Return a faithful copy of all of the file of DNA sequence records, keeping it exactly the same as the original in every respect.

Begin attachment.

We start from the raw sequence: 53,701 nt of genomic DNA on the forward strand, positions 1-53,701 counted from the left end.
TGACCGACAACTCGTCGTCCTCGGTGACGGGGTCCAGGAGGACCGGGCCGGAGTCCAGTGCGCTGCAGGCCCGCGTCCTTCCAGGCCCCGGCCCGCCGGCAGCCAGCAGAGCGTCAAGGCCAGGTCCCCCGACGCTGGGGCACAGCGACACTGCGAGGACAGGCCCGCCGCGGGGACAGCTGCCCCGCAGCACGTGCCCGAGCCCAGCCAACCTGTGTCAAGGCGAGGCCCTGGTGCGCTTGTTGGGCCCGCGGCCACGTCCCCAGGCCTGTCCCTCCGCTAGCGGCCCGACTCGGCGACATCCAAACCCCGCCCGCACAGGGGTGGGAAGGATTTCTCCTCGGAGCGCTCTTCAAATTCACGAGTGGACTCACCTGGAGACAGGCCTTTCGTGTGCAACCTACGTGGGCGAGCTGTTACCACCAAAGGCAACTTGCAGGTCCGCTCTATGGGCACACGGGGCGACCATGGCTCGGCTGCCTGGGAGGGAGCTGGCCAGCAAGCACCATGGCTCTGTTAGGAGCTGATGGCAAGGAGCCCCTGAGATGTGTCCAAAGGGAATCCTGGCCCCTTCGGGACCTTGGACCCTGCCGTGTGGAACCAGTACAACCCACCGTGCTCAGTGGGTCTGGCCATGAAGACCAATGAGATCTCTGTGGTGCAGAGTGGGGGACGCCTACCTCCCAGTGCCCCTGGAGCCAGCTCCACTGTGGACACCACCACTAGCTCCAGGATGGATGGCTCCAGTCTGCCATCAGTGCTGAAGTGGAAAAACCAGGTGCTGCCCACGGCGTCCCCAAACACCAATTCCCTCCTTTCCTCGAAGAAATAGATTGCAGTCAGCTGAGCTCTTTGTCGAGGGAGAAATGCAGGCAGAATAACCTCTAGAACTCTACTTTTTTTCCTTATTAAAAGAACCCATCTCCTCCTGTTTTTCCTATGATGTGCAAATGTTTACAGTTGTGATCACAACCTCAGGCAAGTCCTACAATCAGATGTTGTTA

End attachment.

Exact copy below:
We start from the raw sequence: 53,701 nt of genomic DNA on the forward strand, positions 1-53,701 counted from the left end.
TGACCGACAACTCGTCGTCCTCGGTGACGGGGTCCAGGAGGACCGGGCCGGAGTCCAGTGCGCTGCAGGCCCGCGTCCTTCCAGGCCCCGGCCCGCCGGCAGCCAGCAGAGCGTCAAGGCCAGGTCCCCCGACGCTGGGGCACAGCGACACTGCGAGGACAGGCCCGCCGCGGGGACAGCTGCCCCGCAGCACGTGCCCGAGCCCAGCCAACCTGTGTCAAGGCGAGGCCCTGGTGCGCTTGTTGGGCCCGCGGCCACGTCCCCAGGCCTGTCCCTCCGCTAGCGGCCCGACTCGGCGACATCCAAACCCCGCCCGCACAGGGGTGGGAAGGATTTCTCCTCGGAGCGCTCTTCAAATTCACGAGTGGACTCACCTGGAGACAGGCCTTTCGTGTGCAACCTACGTGGGCGAGCTGTTACCACCAAAGGCAACTTGCAGGTCCGCTCTATGGGCACACGGGGCGACCATGGCTCGGCTGCCTGGGAGGGAGCTGGCCAGCAAGCACCATGGCTCTGTTAGGAGCTGATGGCAAGGAGCCCCTGAGATGTGTCCAAAGGGAATCCTGGCCCCTTCGGGACCTTGGACCCTGCCGTGTGGAACCAGTACAACCCACCGTGCTCAGTGGGTCTGGCCATGAAGACCAATGAGATCTCTGTGGTGCAGAGTGGGGGACGCCTACCTCCCAGTGCCCCTGGAGCCAGCTCCACTGTGGACACCACCACTAGCTCCAGGATGGATGGCTCCAGTCTGCCATCAGTGCTGAAGTGGAAAAACCAGGTGCTGCCCACGGCGTCCCCAAACACCAATTCCCTCCTTTCCTCGAAGAAATAGATTGCAGTCAGCTGAGCTCTTTGTCGAGGGAGAAATGCAGGCAGAATAACCTCTAGAACTCTACTTTTTTTCCTTATTAAAAGAACCCATCTCCTCCTGTTTTTCCTATGATGTGCAAATGTTTACAGTTGTGATCACAACCTCAGGCAAGTCCTACAATCAGATGTTGTTA